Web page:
Upsets, landslides, and squeakers make for exciting 2013 election
With incumbent Mayor Naheed Nenshi clinching victory early in the Monday evening election, the real fight was in Calgary’s 14 wards, as several of the city’s incumbent council members faced strong challengers.
Ward 1 – Recount expected as Sutherland sneaks by Harper
Photo courtesy of Chris HarperIt was a tight race between Chris Harper and Ward Sutherland Monday night. At the time of publication, the race was so close that both candidates were expecting a recount.
Vacated after the retirement of long-time alderman Dale Hodges, Ward 1 in the city’s northwest is home to booming suburbs like Tuscany, as well as historic communities around the University of Calgary — making the ward ripe for debates over the contentious issue of basement suites.
Sutherland, endorsed by Hodges, supported the suites in only certain circumstances, while his three opponents all supported their legalization citywide.
Sutherland, former president of the Rocky Ridge Royal Oak Community Association, faced a tough challenge from Calgary’s chamber of commerce advisor Harper.
Ward 2 – Third time’s a charm for Magliocca
Joe Magliocca clinched a victory in Ward 2, left vacant by Gord Lowe after 12 years on council.
Photo by Brittany FongThis was Magliocca’s third bid for a position on council. He was up against former city official Terry Wong, who placed fourth.
“We started going hard in June and we never gave up,” Magliocca said. “For the last 12 years [Ward 2 has] been missing off of the city of Calgary’s map so I want to reinstate that. I want to be more involved with our community and the decisions that we can make together.”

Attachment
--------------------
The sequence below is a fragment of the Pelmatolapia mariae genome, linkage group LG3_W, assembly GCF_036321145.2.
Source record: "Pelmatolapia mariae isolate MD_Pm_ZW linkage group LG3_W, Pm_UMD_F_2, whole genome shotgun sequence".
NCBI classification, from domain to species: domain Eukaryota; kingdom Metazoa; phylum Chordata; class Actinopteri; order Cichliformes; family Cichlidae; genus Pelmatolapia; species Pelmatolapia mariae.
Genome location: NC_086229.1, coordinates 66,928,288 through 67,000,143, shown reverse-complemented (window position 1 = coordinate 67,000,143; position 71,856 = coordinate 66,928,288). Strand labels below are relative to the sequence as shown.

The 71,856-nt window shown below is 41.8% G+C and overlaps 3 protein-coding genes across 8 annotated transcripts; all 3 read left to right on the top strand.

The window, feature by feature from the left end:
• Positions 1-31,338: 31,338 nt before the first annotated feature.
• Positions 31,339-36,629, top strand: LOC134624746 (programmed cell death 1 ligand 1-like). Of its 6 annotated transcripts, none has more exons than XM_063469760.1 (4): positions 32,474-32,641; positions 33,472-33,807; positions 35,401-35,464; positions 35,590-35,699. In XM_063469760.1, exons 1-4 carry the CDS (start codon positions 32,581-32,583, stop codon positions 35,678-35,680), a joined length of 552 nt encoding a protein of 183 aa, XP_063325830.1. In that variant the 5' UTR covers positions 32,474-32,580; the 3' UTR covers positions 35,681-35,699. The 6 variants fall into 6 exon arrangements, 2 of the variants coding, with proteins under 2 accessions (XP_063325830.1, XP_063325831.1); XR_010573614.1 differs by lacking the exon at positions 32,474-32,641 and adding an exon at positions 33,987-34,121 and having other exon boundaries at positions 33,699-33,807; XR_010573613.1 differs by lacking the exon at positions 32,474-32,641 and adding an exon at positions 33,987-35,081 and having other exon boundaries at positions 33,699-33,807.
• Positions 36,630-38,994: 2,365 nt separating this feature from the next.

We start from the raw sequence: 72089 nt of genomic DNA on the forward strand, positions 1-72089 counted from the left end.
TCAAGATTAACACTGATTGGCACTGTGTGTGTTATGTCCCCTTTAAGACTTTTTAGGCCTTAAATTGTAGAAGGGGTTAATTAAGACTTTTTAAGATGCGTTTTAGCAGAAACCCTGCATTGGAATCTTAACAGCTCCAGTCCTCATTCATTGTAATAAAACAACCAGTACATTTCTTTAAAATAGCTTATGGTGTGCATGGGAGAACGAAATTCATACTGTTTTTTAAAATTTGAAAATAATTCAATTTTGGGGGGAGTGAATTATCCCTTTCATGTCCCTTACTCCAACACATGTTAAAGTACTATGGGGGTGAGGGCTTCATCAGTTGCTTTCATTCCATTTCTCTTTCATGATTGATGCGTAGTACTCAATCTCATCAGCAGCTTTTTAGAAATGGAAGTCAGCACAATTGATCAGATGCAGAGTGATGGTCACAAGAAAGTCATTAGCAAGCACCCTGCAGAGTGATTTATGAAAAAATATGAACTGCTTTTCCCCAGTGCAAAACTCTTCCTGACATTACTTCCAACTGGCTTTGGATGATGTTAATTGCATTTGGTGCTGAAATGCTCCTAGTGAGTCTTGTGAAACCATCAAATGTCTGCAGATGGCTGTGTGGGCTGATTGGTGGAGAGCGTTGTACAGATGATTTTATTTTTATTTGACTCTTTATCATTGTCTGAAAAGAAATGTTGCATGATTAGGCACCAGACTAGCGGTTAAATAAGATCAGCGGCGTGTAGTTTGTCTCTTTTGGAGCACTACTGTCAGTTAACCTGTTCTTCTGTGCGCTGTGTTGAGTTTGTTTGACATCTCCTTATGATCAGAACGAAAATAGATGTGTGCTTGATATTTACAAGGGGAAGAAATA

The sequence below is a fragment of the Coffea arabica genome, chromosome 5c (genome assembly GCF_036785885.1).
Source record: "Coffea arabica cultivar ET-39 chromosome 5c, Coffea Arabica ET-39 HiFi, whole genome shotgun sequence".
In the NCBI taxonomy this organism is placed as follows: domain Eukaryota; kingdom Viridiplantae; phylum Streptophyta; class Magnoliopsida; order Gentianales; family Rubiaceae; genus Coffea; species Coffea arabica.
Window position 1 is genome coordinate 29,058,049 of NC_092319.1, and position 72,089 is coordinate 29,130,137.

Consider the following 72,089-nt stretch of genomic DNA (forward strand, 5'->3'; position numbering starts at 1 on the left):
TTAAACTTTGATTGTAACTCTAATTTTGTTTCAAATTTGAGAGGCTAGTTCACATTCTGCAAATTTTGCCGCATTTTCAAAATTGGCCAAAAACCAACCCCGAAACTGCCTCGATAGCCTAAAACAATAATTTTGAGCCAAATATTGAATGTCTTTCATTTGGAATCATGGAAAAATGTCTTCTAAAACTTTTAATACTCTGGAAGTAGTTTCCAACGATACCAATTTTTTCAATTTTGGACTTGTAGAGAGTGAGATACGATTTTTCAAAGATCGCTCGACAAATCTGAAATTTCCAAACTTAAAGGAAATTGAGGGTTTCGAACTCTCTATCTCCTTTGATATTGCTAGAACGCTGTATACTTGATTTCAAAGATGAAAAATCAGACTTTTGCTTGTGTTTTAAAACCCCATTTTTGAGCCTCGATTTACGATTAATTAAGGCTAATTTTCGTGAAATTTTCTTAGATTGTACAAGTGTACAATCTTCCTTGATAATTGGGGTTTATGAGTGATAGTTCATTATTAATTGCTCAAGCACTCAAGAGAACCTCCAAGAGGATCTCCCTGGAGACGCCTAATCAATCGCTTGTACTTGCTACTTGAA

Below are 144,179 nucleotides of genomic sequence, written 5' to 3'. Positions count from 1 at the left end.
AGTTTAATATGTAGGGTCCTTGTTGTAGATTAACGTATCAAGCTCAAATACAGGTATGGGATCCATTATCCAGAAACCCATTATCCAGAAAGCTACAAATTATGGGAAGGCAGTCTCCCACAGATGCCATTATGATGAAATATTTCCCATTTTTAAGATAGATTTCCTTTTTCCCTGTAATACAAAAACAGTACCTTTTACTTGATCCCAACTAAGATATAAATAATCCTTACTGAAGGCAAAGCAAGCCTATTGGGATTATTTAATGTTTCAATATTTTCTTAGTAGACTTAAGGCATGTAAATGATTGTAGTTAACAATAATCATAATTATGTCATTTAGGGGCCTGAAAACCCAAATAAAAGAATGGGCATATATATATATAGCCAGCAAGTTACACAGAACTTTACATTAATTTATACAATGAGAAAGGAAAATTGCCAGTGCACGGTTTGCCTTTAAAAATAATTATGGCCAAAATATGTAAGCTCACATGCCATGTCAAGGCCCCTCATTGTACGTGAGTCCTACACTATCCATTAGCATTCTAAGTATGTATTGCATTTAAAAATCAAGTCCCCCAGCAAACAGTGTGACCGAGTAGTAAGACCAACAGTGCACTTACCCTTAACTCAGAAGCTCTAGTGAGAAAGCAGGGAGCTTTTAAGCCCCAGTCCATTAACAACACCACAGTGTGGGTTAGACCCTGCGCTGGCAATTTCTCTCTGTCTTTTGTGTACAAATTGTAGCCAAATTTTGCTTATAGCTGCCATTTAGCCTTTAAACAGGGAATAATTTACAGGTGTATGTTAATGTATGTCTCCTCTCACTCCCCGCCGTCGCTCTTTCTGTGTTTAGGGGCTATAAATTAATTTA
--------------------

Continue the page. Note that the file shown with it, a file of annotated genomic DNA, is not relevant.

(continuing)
He added it was very humbling to be standing in front of his friends and family as he celebrated his victory.
“My first action as alderman is trying to stop Nenshi from the $52 million that we get from the excess taxes that the province has given back to us and putting it back into the peoples dwelling into their property tax… so it goes back to the people where it belongs,” Magliocca said.
Ward 3 – Incumbent Jim Stevenson clobbers challenger
Jim Stevenson cruised to victory over repeat candidate Tanveer Taj, taking 81 per cent of the vote, compared to Taj’s 19 per cent (at publication time.)
Ward 3, in the city’s northeast, has seen a few changes during this election. The Martindale community was moved into Ward 3 from Ward 5 to even out the population between the two wards. Some Martindale residents expressed frustration and confusion about the change, with some predicting lower than usual voter turnout.
Councillor Jim Stevenson has been on city council since 2007.
Ward 4 – Sean Chu upsets Gael MacLeod
Ward 4 incumbent Gael MacLeod, looking for her second term, was defeated by candidate Sean Chu. In an Italian restaurant, a room full of of Sean Chu supporters were buzzing with the results, chanting as the upset became clear.
Photo by Pauline Zulueta“The mood is great,” Chu said. “As you can see a lot of people here. I’m very grateful for so many friends and volunteers helping.”
Chu said he is committed to connecting the community to the city.
“If they feel ownership, the community will be better,” he said. “Kids should have an adequate sports facility, social programs, and everyone should have affordable housing.”
Ward 4 includes the communities of Castleridge, Coral Springs, Falconridge, Monterey Park, Rundle, Temple, Vista Heights and Whitehorn.
Ward 5 – Incumbent Ray Jones 20 years strong
Ray Jones took the vote by a landslide as he was elected in for his eighth term as councillor in Ward 5.
The most talked about issue in Ward 5 for this election was the potential closure of McCall Lake Golf Course. But the biggest issue according to Jones was voter apathy. Jones has held the seat since 1993, making this his twentieth year on city council. Two hopefuls, Bev Hearn and PritPal Singh Dhaliwal made no headway in their bid to overtake Jones.
Ward 5 includes such neighbourhoods as Discovery Ridge, Signal Hill, West Springs and Cougar Ridge.
Ward 6 – Pootmans back in the saddle again
Incumbent Richard Pootmans has reclaimed his seat as representative for Ward 6. Challenger Joe Connelly had a brief lead early in the evening and it seemed that Monday night football was the biggest attraction at Pootmans victory venue — Shillelagh’s Pub.